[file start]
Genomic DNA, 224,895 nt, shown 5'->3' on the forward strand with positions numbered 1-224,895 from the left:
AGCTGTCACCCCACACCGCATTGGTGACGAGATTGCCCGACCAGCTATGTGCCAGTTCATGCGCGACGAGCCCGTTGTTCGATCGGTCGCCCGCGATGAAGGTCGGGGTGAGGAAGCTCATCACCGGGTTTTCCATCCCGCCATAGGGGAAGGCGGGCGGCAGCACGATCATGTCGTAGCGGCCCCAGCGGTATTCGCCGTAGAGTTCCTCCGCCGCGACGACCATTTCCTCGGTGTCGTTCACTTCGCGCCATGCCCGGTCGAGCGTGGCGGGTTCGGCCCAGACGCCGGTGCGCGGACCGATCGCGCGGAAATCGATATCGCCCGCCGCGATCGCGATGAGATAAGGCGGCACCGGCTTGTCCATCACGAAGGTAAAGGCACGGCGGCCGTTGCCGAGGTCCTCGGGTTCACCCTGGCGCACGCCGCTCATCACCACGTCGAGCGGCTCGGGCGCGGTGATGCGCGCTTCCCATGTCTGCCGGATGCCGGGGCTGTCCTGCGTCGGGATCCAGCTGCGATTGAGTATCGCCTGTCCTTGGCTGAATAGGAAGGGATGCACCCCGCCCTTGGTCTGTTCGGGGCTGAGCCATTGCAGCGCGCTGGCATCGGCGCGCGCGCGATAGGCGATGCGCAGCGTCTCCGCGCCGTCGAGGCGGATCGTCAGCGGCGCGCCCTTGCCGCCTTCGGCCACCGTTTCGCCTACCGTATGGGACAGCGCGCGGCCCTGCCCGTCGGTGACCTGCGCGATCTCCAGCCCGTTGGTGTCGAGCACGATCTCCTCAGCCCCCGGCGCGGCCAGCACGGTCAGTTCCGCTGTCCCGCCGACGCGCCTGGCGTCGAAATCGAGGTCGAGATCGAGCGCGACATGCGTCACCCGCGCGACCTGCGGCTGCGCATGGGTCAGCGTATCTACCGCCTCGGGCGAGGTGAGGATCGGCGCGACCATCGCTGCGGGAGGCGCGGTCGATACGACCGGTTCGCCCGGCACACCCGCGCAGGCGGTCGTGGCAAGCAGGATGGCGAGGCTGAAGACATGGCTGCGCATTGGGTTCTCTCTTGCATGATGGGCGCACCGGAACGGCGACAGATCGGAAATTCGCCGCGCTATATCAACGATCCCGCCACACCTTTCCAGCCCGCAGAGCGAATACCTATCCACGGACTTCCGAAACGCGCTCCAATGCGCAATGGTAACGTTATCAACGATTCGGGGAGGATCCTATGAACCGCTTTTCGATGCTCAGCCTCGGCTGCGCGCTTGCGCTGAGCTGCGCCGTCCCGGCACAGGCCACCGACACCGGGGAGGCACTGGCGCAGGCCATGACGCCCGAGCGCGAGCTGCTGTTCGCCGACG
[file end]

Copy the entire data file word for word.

Genomic DNA, 224,895 nt, shown 5'->3' on the forward strand with positions numbered 1-224,895 from the left:
AGCTGTCACCCCACACCGCATTGGTGACGAGATTGCCCGACCAGCTATGTGCCAGTTCATGCGCGACGAGCCCGTTGTTCGATCGGTCGCCCGCGATGAAGGTCGGGGTGAGGAAGCTCATCACCGGGTTTTCCATCCCGCCATAGGGGAAGGCGGGCGGCAGCACGATCATGTCGTAGCGGCCCCAGCGGTATTCGCCGTAGAGTTCCTCCGCCGCGACGACCATTTCCTCGGTGTCGTTCACTTCGCGCCATGCCCGGTCGAGCGTGGCGGGTTCGGCCCAGACGCCGGTGCGCGGACCGATCGCGCGGAAATCGATATCGCCCGCCGCGATCGCGATGAGATAAGGCGGCACCGGCTTGTCCATCACGAAGGTAAAGGCACGGCGGCCGTTGCCGAGGTCCTCGGGTTCACCCTGGCGCACGCCGCTCATCACCACGTCGAGCGGCTCGGGCGCGGTGATGCGCGCTTCCCATGTCTGCCGGATGCCGGGGCTGTCCTGCGTCGGGATCCAGCTGCGATTGAGTATCGCCTGTCCTTGGCTGAATAGGAAGGGATGCACCCCGCCCTTGGTCTGTTCGGGGCTGAGCCATTGCAGCGCGCTGGCATCGGCGCGCGCGCGATAGGCGATGCGCAGCGTCTCCGCGCCGTCGAGGCGGATCGTCAGCGGCGCGCCCTTGCCGCCTTCGGCCACCGTTTCGCCTACCGTATGGGACAGCGCGCGGCCCTGCCCGTCGGTGACCTGCGCGATCTCCAGCCCGTTGGTGTCGAGCACGATCTCCTCAGCCCCCGGCGCGGCCAGCACGGTCAGTTCCGCTGTCCCGCCGACGCGCCTGGCGTCGAAATCGAGGTCGAGATCGAGCGCGACATGCGTCACCCGCGCGACCTGCGGCTGCGCATGGGTCAGCGTATCTACCGCCTCGGGCGAGGTGAGGATCGGCGCGACCATCGCTGCGGGAGGCGCGGTCGATACGACCGGTTCGCCCGGCACACCCGCGCAGGCGGTCGTGGCAAGCAGGATGGCGAGGCTGAAGACATGGCTGCGCATTGGGTTCTCTCTTGCATGATGGGCGCACCGGAACGGCGACAGATCGGAAATTCGCCGCGCTATATCAACGATCCCGCCACACCTTTCCAGCCCGCAGAGCGAATACCTATCCACGGACTTCCGAAACGCGCTCCAATGCGCAATGGTAACGTTATCAACGATTCGGGGAGGATCCTATGAACCGCTTTTCGATGCTCAGCCTCGGCTGCGCGCTTGCGCTGAGCTGCGCCGTCCCGGCACAGGCCACCGACACCGGGGAGGCACTGGCGCAGGCCATGACGCCCGAGCGCGAGCTGCTGTTCGCCGACG